Most infamously, in the late 1990s, Dallas proposed constructing three signature bridges over the Trinity River, southwest of downtown, designed by Spanish starchitect Santiago Calatrava. Two have been built. The Margaret Hunt Hill Bridge, which opened in 2012, has no pedestrian component. The second, the Margaret McDermott Bridge, was to feature a main section for cars and a pedestrian and bicycle bridge, held up by one of two decorative Calatrava arches that cost $115 million. The main section opened in 2013, but because of safety concerns with the arches, the pedestrian and bicycle bridge has never opened. Another $7 million is needed for a fix.
On the surface, the dockless bikesharing experiment had the hallmarks of a similarly ill-conceived vanity project designed mostly to make Dallas look big. But Heather McNair, director of communications for the advocacy group Bike DFW, insists that the pilot did succeed on at least one level: It drew public attention. “Whether you hated it or you loved it you were talking about bikes,” she said. “You were thinking about bikes.”
And the brief dockless frenzy also help expose thousands of Dallasites to something that experienced cyclists have known for years: There was almost nowhere safe and convenient for a bicycle on the city’s streets. “Anyone who wants to bike isn’t quite sure of where or how,” said Amanda Popken, a local cycle enthusiast who owns an economic development and placemaking firm.
According to Jared White, the city’s departing bicycle transportation manager, Dallas had no bike lanes and no designated shared lanes until 2012. Last fall, Philip Kingston, a city councilman and one of the city’s biggest bicycling advocates, successfully proposed doubling the annual bicycle infrastructure budget from $500,000, a level that had remained stagnant since 2012, to $1 million. The allotment may rise to $1.5 million next year and $2 million in the future. It will be used almost entirely, Kingston said, for new bike lanes and sharrows.
The lack of infrastructure revealed through bikeshare lent urgency to Kingston’s proposal, and it followed other signs of incipient urbanism: In 2017, voters approved a bond deal for a project called The Loop, which ties together loose ends of several existing multi-use trails circling Dallas. Once completed, it would give residents a continuous 50 mile bike-and-hike trail around the city, offering residents a car-free entry into downtown, one of the few locations with sharrows and bike lanes. Around the same time, the City Council canceled a long-discussed toll road that would have run through a proposed park by the Trinity River.
To Kingston, these projects are critical if Dallas expects to compete with places like Seattle, Austin, and San Francisco for younger new residents. “To the extent we fall behind on giving people the things they want to use in their off-work hours … we are going to lose out,” he said. “We are absolutely not going to remain competitive.”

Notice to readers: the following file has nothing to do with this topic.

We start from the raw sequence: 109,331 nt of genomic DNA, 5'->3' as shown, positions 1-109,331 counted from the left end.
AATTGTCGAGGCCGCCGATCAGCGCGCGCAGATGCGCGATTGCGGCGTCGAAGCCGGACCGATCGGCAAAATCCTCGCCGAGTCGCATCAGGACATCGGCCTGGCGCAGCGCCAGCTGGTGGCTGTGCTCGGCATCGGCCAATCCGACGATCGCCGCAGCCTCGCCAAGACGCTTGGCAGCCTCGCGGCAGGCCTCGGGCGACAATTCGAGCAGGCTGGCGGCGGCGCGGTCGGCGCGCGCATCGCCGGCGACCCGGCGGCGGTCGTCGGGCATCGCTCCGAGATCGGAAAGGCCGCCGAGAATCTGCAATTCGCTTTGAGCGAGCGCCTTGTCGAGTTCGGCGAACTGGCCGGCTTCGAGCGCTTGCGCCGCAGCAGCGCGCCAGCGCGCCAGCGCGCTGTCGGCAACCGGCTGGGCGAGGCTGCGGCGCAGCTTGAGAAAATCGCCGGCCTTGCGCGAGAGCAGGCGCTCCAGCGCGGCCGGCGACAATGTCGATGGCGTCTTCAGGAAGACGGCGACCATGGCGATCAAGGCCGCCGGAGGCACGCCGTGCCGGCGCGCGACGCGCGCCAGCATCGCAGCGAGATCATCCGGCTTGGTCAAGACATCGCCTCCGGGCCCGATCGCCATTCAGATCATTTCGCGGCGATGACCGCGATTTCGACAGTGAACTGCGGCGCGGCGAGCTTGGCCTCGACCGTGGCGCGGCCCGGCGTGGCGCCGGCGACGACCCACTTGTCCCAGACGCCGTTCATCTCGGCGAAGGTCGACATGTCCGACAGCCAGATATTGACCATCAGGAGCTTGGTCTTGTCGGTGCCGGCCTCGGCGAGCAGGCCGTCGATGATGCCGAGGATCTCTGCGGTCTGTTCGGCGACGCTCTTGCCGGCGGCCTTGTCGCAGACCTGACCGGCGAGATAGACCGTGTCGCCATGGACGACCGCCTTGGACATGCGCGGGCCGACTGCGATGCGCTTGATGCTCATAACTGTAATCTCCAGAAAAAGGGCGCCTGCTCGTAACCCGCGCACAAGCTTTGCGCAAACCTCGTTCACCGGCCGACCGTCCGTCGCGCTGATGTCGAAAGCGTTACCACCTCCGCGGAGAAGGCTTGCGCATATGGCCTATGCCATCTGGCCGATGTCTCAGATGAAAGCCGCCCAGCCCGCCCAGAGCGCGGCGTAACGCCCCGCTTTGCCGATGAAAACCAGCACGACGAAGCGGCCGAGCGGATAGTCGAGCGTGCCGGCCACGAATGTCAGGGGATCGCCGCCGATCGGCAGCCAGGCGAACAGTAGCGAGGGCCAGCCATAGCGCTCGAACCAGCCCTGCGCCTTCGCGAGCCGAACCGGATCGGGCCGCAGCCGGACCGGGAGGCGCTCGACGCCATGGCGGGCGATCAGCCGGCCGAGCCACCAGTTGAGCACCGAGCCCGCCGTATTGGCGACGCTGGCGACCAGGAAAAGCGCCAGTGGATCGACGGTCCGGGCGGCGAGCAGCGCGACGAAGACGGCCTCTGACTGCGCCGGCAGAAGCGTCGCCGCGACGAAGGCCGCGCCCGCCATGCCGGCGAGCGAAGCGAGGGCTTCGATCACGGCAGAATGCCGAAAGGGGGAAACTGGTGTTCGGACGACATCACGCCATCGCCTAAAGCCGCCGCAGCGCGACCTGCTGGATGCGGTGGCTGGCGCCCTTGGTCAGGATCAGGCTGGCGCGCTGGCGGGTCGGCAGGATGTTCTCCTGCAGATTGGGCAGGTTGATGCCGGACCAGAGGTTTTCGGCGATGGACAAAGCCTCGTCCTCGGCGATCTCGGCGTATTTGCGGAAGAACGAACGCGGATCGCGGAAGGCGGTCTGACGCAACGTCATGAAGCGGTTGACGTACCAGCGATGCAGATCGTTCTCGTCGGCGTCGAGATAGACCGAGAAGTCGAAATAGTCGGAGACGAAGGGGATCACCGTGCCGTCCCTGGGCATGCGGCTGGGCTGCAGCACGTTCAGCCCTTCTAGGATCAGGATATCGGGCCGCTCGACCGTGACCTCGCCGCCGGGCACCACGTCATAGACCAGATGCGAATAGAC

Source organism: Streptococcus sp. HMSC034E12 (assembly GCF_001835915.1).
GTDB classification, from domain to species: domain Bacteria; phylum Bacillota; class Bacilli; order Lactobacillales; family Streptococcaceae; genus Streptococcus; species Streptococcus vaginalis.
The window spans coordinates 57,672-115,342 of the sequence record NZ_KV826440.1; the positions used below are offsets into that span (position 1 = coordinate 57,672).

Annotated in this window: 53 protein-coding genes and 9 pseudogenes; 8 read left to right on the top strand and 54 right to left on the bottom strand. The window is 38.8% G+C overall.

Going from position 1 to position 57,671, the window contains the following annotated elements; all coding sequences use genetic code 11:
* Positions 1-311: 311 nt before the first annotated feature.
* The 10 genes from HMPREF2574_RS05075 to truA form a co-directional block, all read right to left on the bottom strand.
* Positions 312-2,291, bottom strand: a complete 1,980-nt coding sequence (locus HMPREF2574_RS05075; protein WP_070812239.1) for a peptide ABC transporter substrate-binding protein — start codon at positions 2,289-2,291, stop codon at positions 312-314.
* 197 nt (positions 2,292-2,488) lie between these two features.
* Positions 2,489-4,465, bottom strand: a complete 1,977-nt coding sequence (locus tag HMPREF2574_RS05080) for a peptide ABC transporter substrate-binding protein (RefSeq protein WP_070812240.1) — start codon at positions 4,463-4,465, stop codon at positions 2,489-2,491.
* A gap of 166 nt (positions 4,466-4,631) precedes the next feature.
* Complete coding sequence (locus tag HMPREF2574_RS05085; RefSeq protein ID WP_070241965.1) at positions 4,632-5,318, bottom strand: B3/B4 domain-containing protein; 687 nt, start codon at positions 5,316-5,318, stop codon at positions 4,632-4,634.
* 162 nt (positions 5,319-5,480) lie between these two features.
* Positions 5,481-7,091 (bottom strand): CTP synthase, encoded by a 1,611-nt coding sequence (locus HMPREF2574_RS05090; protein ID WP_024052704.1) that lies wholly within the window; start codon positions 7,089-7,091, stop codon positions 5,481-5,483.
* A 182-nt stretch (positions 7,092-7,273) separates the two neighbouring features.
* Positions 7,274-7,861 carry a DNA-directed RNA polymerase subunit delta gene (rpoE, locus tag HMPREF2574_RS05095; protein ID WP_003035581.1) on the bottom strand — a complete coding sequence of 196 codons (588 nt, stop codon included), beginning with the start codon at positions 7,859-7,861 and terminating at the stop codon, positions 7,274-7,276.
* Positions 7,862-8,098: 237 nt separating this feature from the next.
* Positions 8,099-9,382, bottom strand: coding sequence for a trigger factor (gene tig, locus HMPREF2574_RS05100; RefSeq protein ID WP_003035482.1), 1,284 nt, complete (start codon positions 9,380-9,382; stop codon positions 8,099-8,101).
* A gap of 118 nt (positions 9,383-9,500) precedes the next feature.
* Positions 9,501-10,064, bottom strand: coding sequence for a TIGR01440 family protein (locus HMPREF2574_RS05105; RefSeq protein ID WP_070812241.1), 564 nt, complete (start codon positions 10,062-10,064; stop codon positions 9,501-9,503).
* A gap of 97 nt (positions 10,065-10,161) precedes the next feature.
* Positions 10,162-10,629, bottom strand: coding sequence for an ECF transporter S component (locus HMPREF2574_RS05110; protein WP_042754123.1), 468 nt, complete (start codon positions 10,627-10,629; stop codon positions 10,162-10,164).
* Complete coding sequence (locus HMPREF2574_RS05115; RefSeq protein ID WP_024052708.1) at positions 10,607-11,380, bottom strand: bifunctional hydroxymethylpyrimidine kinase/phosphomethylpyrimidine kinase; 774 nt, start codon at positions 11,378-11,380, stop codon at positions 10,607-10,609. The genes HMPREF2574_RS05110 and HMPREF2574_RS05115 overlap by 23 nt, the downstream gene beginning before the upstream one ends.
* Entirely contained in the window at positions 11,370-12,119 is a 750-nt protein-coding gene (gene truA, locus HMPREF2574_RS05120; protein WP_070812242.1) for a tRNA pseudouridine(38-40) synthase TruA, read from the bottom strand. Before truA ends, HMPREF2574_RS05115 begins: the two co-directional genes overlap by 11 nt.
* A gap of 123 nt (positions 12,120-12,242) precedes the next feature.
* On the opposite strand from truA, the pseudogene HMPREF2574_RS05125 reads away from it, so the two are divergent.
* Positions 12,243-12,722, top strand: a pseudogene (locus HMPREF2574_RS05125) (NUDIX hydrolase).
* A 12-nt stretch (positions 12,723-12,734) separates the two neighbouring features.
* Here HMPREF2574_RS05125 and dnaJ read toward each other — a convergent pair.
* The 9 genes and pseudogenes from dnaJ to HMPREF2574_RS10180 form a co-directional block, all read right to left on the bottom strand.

The challenge to catch up is significant. Dallas is several years behind the goals it set in a comprehensive 2011 bike plan: The city now has 65 miles of bike lanes and shared lane markings; it is supposed to have close to 700 by 2021. Funding issues have complicated The Loop project. Dallas faces falling public transit ridership even as population grows, thanks in part to the challenges of serving an increasingly spread-out base of residents. Direct bus and transit options from South Dallas into downtown and further north are scarce and take too long.
And the city’s bike-lane-making budget is dwarfed by other cities. Seattle is set to receive $65 million for bike lanes from 2019 to 2024. Even San Antonio, whose bike-commuting numbers are even worse than those in Dallas, has budgeted $1 million for bicycle infrastructure the last several years.
Popken once considered moving to Austin shortly after she returned to Dallas after college. But then she found Oak Cliff, a South Dallas neighborhood that offers a convenient grid for biking and walking—and a like-minded community that values those things. She realizes, however, that this remains a rare thing in Dallas: Most residents have never chosen or been forced to base their lifestyle around walking and biking, and they’re not necessarily eager to see the city to change.
“Maybe Dallas will continue to be a diverse city for lots of different types of people and be the major metropolis where you go to live a car-dependent lifestyle,” Popken said. “There’s something about the entrepreneurial spirit of Texas that Dallas will make its own identity.”
Kennedy said there is one benefit of Dallas’s habit of being late to the bike-lane party: Dallas can look at other cities that have already improved their non-driving infrastructure to see where they failed and succeeded.
But until that happens, those who walk, scooter, or bike in Dallas are likely to continue to face a challenging road. This March, Bike DFW hosted a meeting about urban cycling at the downtown public library. An instructor was there to encourage prospective bike commuters to find good routes on the streets and stay safe amid heavy Dallas traffic.
Besides this reporter, one person showed up.